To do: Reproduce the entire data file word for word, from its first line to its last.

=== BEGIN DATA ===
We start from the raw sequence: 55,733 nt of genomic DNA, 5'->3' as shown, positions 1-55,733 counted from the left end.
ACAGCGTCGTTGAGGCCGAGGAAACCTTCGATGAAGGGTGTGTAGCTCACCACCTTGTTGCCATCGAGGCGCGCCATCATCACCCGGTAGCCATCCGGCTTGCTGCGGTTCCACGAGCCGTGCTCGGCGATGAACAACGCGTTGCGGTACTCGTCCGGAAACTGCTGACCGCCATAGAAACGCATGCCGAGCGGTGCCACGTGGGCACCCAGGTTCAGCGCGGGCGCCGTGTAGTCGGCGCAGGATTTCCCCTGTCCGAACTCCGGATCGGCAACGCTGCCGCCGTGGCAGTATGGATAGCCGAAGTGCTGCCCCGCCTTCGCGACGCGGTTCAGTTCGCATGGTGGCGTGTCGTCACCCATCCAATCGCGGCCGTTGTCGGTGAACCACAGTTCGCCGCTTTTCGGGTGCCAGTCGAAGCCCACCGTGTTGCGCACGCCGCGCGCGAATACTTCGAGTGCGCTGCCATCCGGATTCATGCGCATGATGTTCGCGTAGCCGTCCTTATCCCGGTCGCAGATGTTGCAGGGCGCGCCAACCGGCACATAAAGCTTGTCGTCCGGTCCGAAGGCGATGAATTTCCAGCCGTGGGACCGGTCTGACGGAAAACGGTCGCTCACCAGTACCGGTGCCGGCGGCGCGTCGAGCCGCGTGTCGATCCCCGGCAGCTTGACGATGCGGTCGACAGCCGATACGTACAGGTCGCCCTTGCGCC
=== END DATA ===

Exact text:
We start from the raw sequence: 55,733 nt of genomic DNA, 5'->3' as shown, positions 1-55,733 counted from the left end.
ACAGCGTCGTTGAGGCCGAGGAAACCTTCGATGAAGGGTGTGTAGCTCACCACCTTGTTGCCATCGAGGCGCGCCATCATCACCCGGTAGCCATCCGGCTTGCTGCGGTTCCACGAGCCGTGCTCGGCGATGAACAACGCGTTGCGGTACTCGTCCGGAAACTGCTGACCGCCATAGAAACGCATGCCGAGCGGTGCCACGTGGGCACCCAGGTTCAGCGCGGGCGCCGTGTAGTCGGCGCAGGATTTCCCCTGTCCGAACTCCGGATCGGCAACGCTGCCGCCGTGGCAGTATGGATAGCCGAAGTGCTGCCCCGCCTTCGCGACGCGGTTCAGTTCGCATGGTGGCGTGTCGTCACCCATCCAATCGCGGCCGTTGTCGGTGAACCACAGTTCGCCGCTTTTCGGGTGCCAGTCGAAGCCCACCGTGTTGCGCACGCCGCGCGCGAATACTTCGAGTGCGCTGCCATCCGGATTCATGCGCATGATGTTCGCGTAGCCGTCCTTATCCCGGTCGCAGATGTTGCAGGGCGCGCCAACCGGCACATAAAGCTTGTCGTCCGGTCCGAAGGCGATGAATTTCCAGCCGTGGGACCGGTCTGACGGAAAACGGTCGCTCACCAGTACCGGTGCCGGCGGCGCGTCGAGCCGCGTGTCGATCCCCGGCAGCTTGACGATGCGGTCGACAGCCGATACGTACAGGTCGCCCTTGCGCC